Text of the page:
I’m still waiting

My mother died a month ago today. In that time, I’ve gotten a lot of stuff done: I’ve met with attorney’s for her trusts, put her will through probate, transitioned her bank accounts to my name, paid-off and canceled credit cards, and taken thousands of dollars worth of her things to local charities. And yet I keep checking my email and physical mail and Facebook like I’m going to get some message from her.

I’m waiting for her to tell me how happy she is with all the sorting I’ve done in her garage.

I’m waiting for her to come over and help me sort family photos.

I’m waiting for her to have an opinion on what I should do with her fine jewelry.

I’m waiting for her to tell me how cute my wife’s nieces are playing with her costume jewelry.

I’m waiting for her to ask if I’ve sold her car yet.

I’m waiting for her to tell me what her discharge date is.

I’m waiting for the tears to flow through the wall of responsibility.

I’m waiting for people to stop saying they’re sorry for my loss.

I’m waiting for my obsession over my own life expectancy, retirement, and financial condition to turn down from eleven.

I’m waiting for my nightly headaches and restless sleep to fade into distant memory.

I saw my mother’s ashen face, unbelievably motionless, not look up at me, and yet its like I’m still waiting for her to wake up, thank me for all I’ve done over the last month, and tell me she loves me.

I’m still waiting.

Atheism and Alcoholics Anonymous

**Disclaimer: Every AA group is different. Every AA meeting is different. Every person’s experience of those meetings is different. What follows are my reflections of the patterns and themes that I see in the part of the world I’ve been going to meetings.**

I’ve been to a number of different gatherings of Alcoholics Anonymous, and I’m still having a difficult time with the “higher power” concept, and the frequent prayers, and the nearly constant talk of God in some meetings.

Now, to be clear, no one is telling me what to believe when it comes to God or a higher power. But many are clear that belief in a higher power is required when working the steps. And although I have essentially chosen “community” as my higher power, there are a number of places where the Christian history is just too thick to cut through. Its kinda hard to explain, so let me try to illustrate with a metaphor.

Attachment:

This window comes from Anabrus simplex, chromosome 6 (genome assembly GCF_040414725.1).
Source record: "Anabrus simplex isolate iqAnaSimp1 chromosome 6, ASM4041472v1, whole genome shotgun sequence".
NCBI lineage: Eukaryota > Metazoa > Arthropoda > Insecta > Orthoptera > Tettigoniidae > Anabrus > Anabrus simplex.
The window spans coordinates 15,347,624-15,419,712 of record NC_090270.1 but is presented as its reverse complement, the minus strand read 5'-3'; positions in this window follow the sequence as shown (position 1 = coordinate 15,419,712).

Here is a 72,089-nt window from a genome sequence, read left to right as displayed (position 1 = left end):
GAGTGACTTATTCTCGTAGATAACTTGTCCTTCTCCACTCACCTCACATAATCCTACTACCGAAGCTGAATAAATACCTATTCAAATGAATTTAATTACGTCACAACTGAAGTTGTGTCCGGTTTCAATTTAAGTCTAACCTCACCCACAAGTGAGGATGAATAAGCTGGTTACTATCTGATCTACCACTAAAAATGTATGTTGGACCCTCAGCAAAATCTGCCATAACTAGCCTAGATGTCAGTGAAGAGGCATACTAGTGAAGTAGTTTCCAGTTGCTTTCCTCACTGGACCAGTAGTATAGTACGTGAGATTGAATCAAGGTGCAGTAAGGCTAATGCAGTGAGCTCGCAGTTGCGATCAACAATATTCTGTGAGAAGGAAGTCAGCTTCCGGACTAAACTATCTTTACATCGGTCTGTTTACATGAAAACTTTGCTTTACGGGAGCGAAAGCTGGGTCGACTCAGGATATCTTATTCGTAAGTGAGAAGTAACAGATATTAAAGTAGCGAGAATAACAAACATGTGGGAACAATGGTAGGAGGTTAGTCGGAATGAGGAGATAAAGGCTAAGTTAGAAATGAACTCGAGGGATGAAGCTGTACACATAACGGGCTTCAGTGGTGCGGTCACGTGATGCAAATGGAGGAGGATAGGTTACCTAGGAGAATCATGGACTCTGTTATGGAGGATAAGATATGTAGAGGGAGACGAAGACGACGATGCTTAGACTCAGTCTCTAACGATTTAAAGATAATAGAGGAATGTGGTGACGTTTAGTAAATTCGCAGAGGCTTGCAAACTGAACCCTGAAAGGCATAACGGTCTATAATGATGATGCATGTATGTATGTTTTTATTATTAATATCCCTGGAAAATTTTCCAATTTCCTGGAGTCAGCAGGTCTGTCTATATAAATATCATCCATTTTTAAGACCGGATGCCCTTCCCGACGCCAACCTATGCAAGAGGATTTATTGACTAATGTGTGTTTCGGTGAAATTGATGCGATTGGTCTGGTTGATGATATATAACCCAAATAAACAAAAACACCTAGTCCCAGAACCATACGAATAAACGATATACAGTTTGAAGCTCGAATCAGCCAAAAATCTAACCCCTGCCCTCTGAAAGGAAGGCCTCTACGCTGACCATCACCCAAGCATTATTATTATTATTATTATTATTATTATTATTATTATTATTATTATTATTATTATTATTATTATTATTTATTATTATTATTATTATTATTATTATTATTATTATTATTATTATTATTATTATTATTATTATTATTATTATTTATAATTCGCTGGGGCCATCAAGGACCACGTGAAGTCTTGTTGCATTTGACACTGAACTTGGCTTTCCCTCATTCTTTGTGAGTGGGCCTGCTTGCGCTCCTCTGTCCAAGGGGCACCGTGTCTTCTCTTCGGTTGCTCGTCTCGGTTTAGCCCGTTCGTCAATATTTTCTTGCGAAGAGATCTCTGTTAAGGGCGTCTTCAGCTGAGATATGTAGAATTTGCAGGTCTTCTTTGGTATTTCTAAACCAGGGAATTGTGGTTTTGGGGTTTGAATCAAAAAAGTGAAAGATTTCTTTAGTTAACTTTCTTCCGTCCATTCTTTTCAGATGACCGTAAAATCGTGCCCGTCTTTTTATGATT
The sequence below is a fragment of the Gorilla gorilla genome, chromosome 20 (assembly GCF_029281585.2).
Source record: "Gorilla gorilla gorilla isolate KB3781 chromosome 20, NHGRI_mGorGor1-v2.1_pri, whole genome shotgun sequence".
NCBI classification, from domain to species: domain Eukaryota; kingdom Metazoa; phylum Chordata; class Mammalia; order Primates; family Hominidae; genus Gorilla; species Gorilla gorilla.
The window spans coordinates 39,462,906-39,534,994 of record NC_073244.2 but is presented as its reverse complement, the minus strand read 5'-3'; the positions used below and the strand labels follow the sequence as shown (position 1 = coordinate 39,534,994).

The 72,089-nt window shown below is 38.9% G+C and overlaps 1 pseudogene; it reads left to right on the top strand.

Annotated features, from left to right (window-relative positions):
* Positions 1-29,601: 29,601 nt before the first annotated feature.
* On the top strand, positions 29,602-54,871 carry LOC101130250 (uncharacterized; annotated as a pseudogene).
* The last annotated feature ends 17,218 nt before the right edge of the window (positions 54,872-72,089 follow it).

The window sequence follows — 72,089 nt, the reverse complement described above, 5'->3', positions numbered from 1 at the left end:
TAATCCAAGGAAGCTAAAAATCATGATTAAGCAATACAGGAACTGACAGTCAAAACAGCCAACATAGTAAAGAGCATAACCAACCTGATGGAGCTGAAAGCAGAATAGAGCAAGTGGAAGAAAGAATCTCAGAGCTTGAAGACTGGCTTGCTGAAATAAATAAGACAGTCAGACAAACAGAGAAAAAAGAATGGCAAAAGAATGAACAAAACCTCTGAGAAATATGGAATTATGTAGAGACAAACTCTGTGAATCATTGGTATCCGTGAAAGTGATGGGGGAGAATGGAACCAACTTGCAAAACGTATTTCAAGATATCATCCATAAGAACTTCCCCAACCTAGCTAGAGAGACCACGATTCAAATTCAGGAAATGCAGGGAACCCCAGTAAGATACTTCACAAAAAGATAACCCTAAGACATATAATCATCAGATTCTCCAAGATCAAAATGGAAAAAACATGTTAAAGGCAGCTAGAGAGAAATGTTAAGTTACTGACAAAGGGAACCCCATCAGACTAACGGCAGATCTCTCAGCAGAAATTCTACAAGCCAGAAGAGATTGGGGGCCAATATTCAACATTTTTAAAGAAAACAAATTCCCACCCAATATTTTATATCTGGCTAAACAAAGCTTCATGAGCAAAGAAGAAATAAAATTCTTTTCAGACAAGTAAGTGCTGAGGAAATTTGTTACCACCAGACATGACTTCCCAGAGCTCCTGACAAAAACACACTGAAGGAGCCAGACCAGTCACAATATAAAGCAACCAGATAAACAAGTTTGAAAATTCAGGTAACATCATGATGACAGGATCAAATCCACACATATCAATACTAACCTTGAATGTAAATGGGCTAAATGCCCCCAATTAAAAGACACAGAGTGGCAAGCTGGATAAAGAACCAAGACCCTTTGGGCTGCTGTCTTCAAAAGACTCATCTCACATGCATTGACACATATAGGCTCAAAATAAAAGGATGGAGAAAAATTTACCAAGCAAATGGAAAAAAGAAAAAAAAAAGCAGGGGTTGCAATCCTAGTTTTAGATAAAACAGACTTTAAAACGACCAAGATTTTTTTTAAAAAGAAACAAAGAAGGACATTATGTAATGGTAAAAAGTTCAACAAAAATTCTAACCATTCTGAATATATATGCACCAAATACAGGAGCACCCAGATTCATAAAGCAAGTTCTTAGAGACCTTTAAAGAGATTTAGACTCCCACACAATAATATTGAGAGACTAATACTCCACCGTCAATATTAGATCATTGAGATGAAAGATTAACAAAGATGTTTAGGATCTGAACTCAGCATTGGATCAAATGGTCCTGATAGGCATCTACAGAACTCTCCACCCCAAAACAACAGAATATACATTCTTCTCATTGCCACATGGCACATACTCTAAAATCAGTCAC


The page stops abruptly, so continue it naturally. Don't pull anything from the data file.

Imagine AA is a method for teaching people how to cook. There are a couple of canonical books that were written 50+ years ago, and everyone loves the recipes therein. And also imagine that AA meetings are potluck dinners where people share the dishes they’ve made from these recipes. Maybe they’ve reinterpreted the recipes, or given them their own flair. Some meetings will make one recipe a week (everyone makes the same thing, and talks about what it was like to make the recipe), whereas other meetings will have dishes from a lot of different recipes.

Now, lets say you’re a vegetarian. No problem, everyone says. We won’t make you eat meat. You can substitute any protein you like in the recipes.

One meeting is all about Chicken Parmesan, and the standard refrain is that you can eat just the cheese and the tomato sauce. Just put the chicken aside. The omnivores in the crowd don’t seem to understand that the whole dish has chicken throughout, and you can’t just pick it out.

Or another meeting is about tacos. Some people bring beef, others chicken, and you can bring beans. That recipe works OK without using meat. Some people might point out that beans have protein, and meat has protein, so, they’re pretty much the same, right?

And the strangest part about some potlucks is that they start with a shrimp appetizer, and end with a ceremonial jello toast. So you just stand there, politely waiting for them to finish. The shrimp appetizer is in the canonical cookbook, but the jello isn’t which seems a little weird. But hey, we live in a jello-eating culture, so what’s so bad about it? Many people don’t even realize that vegetarians don’t eat jello.